Beliefnet
Steven Waldman

Ok, David, you can keep your job. That was an awfully nice plug for my book.
I particularly liked the focus that David placed on my provocative notion that 18th century evangelicals might accuse 21st century evangelicals of lacking confidence in their own faith.
This leads me to a broader point that ought to delight conservatives: the Founders applied a strong free-market prism to religion.
“When a religion is good, I conceive it will support itself,” wrote Benjamin Franklin. “And when it does not support itself, and God does not take care to support it, so that its professors are obliged to call for help of the civil powers, ’tis a sign, I apprehend, of it’s being a bad one.” In the Virginia Statute for Religious Freedom, Jefferson made the same point: “It is error alone which needs the support of gov’t. Truth can stand by itself.” During the fight in Virginia over whether to use taxpayer money to subsidize the churches, a Presbyterian petition opposing the idea predicted that such subsidies would lead to a colony “swarming with Fools, Sots and Gamblers.” (That’s the preachers, not the congregants).
The Founders and the other advocates of religious liberty back then seemed more confident in the ultimate power of their religion to win followers than some religious leaders do now. In arguing against the plan to subsidize Virginia’s churches, Madison accused the Anglican church leaders of “an ignoble and unchristian timidity.” John Adams even extended the principle to non-Christian religions, suggesting that we could all benefit from exposure to the sacred texts of the “Hindoos” and “Persians.” “Men ought (after they have examined with unbiased judgments every system of religion, and chosen one system, on their own authority, for themselves), to avow their opinions and defend them with boldness,” he wrote in his diary in 1756.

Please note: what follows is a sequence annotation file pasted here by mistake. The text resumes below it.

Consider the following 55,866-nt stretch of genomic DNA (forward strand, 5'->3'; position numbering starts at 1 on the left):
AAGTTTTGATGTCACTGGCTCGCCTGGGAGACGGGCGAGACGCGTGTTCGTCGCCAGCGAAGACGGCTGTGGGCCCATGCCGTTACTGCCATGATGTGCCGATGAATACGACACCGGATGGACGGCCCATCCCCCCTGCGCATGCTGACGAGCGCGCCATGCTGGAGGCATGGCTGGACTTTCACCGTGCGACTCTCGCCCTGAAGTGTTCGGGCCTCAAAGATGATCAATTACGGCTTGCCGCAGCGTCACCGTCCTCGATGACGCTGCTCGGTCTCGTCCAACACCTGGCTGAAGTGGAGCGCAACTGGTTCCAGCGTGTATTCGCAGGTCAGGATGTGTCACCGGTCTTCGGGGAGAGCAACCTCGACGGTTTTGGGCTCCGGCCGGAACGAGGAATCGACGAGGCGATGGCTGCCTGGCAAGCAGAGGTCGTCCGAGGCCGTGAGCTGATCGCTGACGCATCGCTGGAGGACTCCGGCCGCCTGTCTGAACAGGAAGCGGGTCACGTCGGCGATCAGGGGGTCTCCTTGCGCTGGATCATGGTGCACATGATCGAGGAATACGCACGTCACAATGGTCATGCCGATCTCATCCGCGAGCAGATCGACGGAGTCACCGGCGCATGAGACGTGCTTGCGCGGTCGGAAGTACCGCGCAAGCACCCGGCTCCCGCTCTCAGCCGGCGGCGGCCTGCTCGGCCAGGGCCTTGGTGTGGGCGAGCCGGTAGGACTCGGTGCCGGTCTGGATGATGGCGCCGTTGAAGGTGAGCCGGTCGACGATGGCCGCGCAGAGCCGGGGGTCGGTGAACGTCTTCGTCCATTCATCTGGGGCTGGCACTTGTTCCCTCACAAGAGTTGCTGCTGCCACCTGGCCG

What does this mean in terms of modern church-state fights? I don’t know whether Baptist leaders like Isaac Backus or John Leland would have wanted prayer in public schools or not, but I imagine they would be saddened by the emphasis on that cause placed by many of today’s religious conservatives. I can hear Backus shout: How tepid is your faith if you think it can be easily shaken without constant reinforcement by a government-run school! How ineffective must be the churches – and parents — if you rely on the public schools as the only way to keep your children away from depravity! Crutches are for the weak or ill. Backus and Leland would exhort: God does not need the support of government to prevail.
In old age, Madison was asked to assess whether this radical new approach to religious freedom had worked – not merely because there was newfound security of religious minorities but because the quality of religion had improved. “The number, the industry, and the morality of the Priesthood, and the devotion of the people have been manifestly increased by the total separation of the Church from the State,” he wrote. I suspect that the current political lineup over separation of church and state might puzzle a good free-market man like Madison.

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